Hogg Robinson Group’s 2017 annual report shows declines in both client travel activity and client travel spend in recent years.
“Client travel transaction activity declined by 7 percent year-on-year, while client travel spend at constant currency fell by 10 percent,” reads the annual report. “Air travel bookings accounted for 46 percent of all bookings, rail 17 percent and hotel 28 percent, all broadly in line with last year. For the 12-month period, air bookings declined by 6 percent, while rail and hotel were down by 9 percent and 7 percent year-on-year respectively.”
The company’s stock price has hovered around the same level for the last three years, aside from a huge jump Friday when news of this deal broke.
So Much Technology
This is American Express Global Business Travel’s second major purchase, following its acquisition of corporate travel technology company KDS in 2016. KDS’ Neo Travel booking tool was one of the big reasons for the acquisition.
HRG has solid travel technology bonafides, as well, being the first major travel management company to achieve New Distribution Capability level 3 status. Its Hrgtec customer experience division and HRG Online booking tool will allow its new owner to offer more technology products to clients, although American Express Global Business Travel already has similar offerings.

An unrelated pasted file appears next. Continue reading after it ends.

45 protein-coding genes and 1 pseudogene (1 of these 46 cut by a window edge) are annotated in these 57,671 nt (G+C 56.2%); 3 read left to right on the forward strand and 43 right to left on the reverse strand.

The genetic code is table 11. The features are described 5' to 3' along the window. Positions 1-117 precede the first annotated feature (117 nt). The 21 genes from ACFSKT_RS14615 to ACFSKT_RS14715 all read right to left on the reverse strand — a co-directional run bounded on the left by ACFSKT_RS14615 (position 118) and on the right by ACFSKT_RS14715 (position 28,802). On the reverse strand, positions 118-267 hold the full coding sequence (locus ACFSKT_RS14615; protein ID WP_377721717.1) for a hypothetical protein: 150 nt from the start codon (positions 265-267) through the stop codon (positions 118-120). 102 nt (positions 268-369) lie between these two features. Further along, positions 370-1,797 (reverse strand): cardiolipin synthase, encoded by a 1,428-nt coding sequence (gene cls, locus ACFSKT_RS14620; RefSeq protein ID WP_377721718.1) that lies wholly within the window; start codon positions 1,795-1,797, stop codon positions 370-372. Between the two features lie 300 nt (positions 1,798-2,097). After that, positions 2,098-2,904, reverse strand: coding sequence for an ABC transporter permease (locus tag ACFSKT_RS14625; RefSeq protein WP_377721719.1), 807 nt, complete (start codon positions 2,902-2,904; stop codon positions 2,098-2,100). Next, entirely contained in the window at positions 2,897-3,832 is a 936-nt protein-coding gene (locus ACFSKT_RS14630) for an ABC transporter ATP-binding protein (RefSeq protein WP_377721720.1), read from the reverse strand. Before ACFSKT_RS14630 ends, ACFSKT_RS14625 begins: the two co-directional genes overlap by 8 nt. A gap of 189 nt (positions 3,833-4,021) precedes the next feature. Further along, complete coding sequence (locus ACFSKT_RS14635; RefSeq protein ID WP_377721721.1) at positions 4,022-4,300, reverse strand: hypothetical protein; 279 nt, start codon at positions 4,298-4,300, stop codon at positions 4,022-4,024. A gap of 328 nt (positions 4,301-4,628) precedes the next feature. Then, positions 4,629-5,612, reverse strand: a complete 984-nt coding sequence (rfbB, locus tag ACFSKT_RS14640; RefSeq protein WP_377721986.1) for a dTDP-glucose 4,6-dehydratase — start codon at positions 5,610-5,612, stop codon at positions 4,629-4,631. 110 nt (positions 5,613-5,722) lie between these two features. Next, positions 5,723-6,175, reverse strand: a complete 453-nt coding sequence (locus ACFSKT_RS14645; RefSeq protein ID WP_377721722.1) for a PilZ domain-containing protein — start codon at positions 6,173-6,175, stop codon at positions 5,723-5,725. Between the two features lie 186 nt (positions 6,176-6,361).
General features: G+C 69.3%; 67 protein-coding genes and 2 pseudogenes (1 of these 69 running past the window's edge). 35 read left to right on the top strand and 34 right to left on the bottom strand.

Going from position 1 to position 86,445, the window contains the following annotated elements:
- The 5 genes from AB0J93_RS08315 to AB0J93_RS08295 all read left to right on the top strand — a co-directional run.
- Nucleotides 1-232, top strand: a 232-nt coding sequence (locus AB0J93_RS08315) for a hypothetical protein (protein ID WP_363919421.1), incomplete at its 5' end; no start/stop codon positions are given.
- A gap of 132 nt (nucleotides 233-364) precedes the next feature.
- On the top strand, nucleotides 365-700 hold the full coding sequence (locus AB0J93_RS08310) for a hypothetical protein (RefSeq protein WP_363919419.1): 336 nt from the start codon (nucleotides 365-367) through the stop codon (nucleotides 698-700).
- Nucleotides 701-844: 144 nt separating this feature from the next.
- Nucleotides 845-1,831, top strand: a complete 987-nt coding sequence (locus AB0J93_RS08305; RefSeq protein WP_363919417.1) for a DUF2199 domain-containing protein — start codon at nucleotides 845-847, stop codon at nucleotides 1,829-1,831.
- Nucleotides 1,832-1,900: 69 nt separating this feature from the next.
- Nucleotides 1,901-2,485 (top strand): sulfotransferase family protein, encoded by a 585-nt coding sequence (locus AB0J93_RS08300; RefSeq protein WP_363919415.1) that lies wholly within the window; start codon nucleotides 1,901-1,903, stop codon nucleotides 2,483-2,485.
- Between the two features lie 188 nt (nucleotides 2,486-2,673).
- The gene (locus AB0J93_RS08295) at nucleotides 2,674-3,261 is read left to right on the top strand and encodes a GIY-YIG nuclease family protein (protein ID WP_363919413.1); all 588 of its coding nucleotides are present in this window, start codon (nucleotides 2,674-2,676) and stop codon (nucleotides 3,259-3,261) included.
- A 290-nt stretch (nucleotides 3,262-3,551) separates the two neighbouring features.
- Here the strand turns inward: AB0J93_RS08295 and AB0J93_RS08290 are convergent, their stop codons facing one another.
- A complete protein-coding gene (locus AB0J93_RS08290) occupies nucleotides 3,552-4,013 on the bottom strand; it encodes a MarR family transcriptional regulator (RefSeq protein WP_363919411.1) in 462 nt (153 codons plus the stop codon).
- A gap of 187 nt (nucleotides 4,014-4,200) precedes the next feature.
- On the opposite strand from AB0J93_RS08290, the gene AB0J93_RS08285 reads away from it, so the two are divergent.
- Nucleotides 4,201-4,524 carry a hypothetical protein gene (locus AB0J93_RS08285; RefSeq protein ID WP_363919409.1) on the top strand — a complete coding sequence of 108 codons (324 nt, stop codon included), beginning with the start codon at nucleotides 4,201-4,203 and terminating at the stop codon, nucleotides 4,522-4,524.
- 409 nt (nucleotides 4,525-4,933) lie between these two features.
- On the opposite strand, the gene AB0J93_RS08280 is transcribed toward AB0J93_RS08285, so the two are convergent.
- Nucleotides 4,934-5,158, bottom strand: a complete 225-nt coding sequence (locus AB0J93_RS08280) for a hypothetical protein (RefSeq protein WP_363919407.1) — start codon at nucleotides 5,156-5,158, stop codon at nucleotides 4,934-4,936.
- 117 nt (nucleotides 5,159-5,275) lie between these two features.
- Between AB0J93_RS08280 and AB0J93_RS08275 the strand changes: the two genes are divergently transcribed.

With the KDS integration at a close, the technology team at American Express Global Business Travel has another daunting challenge.
More Consolidation to Come
Consolidation has been a constant trend in corporate travel, and it seems competitors also will look to enhance their competitive position in the market by scaling up.
Players like Egencia, Carlson Wagonlit Travel, and BCD Travel likely will look to compete against this combined giant by increasing in size, although there are few acquisition targets as large as HRG. Expedia’s trouble in the online travel market might make it less hungry to acquire another company to pair with Egencia, though.
Perhaps a public travel management company like Australia’s Corporate Travel Management will become a target, or a large leisure group like Flight Centre could sell off its corporate travel division to the highest bidder.
Certares, the private equity group with a stake in American Express Global Business Travel as part of a joint-venture with American Express, also owns part of Travel Leaders Group, North America’s largest leisure agency that has a corporate travel arm of its own. If the HRG deal goes through, Certares’ successful travel industry assets will be more valuable.
There’s also the possibility that increased workforce and integration challenges could hamper American Express Global Business Travel’s competitive position despite its industry lead in transaction volume. Its competitors could hunker down with a focus on organic growth, spending on acquiring new customers and building better products instead of attempting to compete on scale.
Whatever comes next, American Express Global Business Travel will claim the preeminent position among travel management companies if this deal goes through.
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Photo credit: With its acquisition of Hogg Robinson Group, American Express Global Business travel has the opportunity to become the most influential player in corporate travel. American Express Global Business Travel